Hong Kong is a sensory overload – chaotic and energising, it’s a buzzing metropolis where East meets West. If you’ve been to Hong Kong before, you’ll know the immediate intensity of this city – the sticky summers and foggy, fresh winters; the bright colours, sounds and people colliding from every which-way, in a beautiful kind of symphony.
Although I had been to Hong Kong twice prior, it has always been in transit to – or from – Shenzhen, when meeting with our manufacturing partners. It’s a city I have longed to properly explore, but not yet had the right opportunity to. This year, in late January, the stars aligned. Travelling with my beautiful Mum, we planned for 3 nights in Hong Kong to stay and play.
For a city so fast-paced – where it is often said, “it’s already tomorrow in Hong Kong” – what really surprised me about our time exploring a city is the sense of peace that coexists among the soaring skyscrapers. Resting just beneath the surface level commotion – the clashing colours and unrelenting hubbub – is a gentle foundation of peaceful calm, underpinning it all.
You only need to explore a little deeper to find it.
Checking in – at Island Shangri-La
There’s a beautiful quote about how special it can be returning to a place that remains unchanged, because you can see the ways that you have changed yourself. The Island Shangri-La is always this place for me – a halfway home between navigating often challenging projects in China – a haven high in the clouds where I can rest, before returning to the demands of waiting back on the ground floor.
It’s the little touches here that set this hotel far, far apart. Being welcomed by name, by all of the staff. The daily changing elevator carpets, so you always know the day of the week (brilliant, for travellers navigating jetlag and spanning timezones). The welcome tea, and chocolates on pillows before sleep, and the comfort of these rituals I have come to know.
On this visit though, in fact, the hotel had changed in one really good way! Having recently launched a new app, now even the booking and check-in process feels effortless – it can all be done from your own phone. With just a quick stop via the reception desk on arrival to pick up your room key – you’re set, leaving more time to enjoy Hong Kong!
Man Mo Temple
Climbing our way up the iconic Pottinger Street in Central, through a tangle of stone staircases, street vendors and haberdashery stores, costume stores and cocktail bars, the chaos is tangible. There are piles of anything stacked impossibly high, trinkets and novelties hanging from rafters and people racing everywhere; Mum and I often making eye contact with each other with an unspoken confirmation, “Yes! I’m still here.”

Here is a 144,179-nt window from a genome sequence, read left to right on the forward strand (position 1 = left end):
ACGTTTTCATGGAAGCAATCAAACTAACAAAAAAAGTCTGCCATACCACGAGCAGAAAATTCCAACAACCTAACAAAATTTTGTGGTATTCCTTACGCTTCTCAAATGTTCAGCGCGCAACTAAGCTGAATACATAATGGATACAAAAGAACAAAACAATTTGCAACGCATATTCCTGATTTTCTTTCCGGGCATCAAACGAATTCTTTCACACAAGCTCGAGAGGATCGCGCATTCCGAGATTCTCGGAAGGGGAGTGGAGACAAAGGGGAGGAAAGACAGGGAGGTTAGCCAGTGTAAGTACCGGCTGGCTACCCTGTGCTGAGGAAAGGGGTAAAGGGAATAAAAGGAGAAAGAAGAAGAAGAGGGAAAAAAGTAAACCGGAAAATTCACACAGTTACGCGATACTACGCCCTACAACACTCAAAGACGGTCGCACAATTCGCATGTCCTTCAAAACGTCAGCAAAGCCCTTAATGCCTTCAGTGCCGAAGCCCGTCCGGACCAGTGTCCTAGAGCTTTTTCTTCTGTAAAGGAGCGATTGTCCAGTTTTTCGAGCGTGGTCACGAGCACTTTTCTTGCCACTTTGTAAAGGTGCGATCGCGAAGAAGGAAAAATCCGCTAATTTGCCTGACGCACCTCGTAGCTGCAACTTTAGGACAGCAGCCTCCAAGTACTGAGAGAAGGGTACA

We wandered into Man Mo Temple and the noise and commotion abruptly fell away. Built in the 1800’s, the air is thick and smokey with incense, the light is dim and the voices of visitors hush to a whisper. Built in the mid-1800’s, Man Mo Temple pays tribute to the God of Literature and the God of War.
Man Mo Temple: 124-126 Hollywood Road, Tai Ping Shan, Hong Kong
(Nearest MTR station: Admiral)
Coffee stop – at Roastery Lab
Nestled unassumingly at the end of a bustling street in Soho you’ll find Roastery Lab. A little piece of Melbourne, every tiny detail of the hole-in-the-wall space, branding and service has been considered. There’s speckled terrazzo walls and floors, timber features and hints of copper – a modern space fit with a roasting room, cosy vibe and, most importantly, perfect coffee.
Roastery Lab: Basement, 41 Staunton Street, SoHo, Hong Kong (enter via Peel Street)
(Nearest MTR station: Central)
Sai Wan Swimming Shed
The Sai Wan Swimming Shed, protruding from the westernmost tip of Hong Kong Island, is the last remaining in Hong Kong still open to the public.
Hearing that the shed is now quite a popular spot for Instagram feeds and photographers, we rose before the sun and arrived just on 7am to find incense burning along the steep path down to the sea, and not a soul in sight.
Down on the jetty, some locals were enjoying a (freezing) morning dip. “Happy days!” one of them said, smiling vividly to me with a toothy grin, as he wandered past and dived into the waves, peace and joy palpable.
Sai Wan Swimming Shed: No.404 Victoria Road, Hong Kong
(Nearest MTR station: Kennedy Town + 15-minute walk)
Standing before Montane Mansion and looking up, you can really feel the density of this city weigh on you, with so many people going about their lives; colour cube upon colour cube, stacked vertically to the sky. Dubbed the “Monster Building” by locals, the Montane Mansion is an architectural complex composed of five connecting buildings forming an E-shape, and from below, resembles a walled city.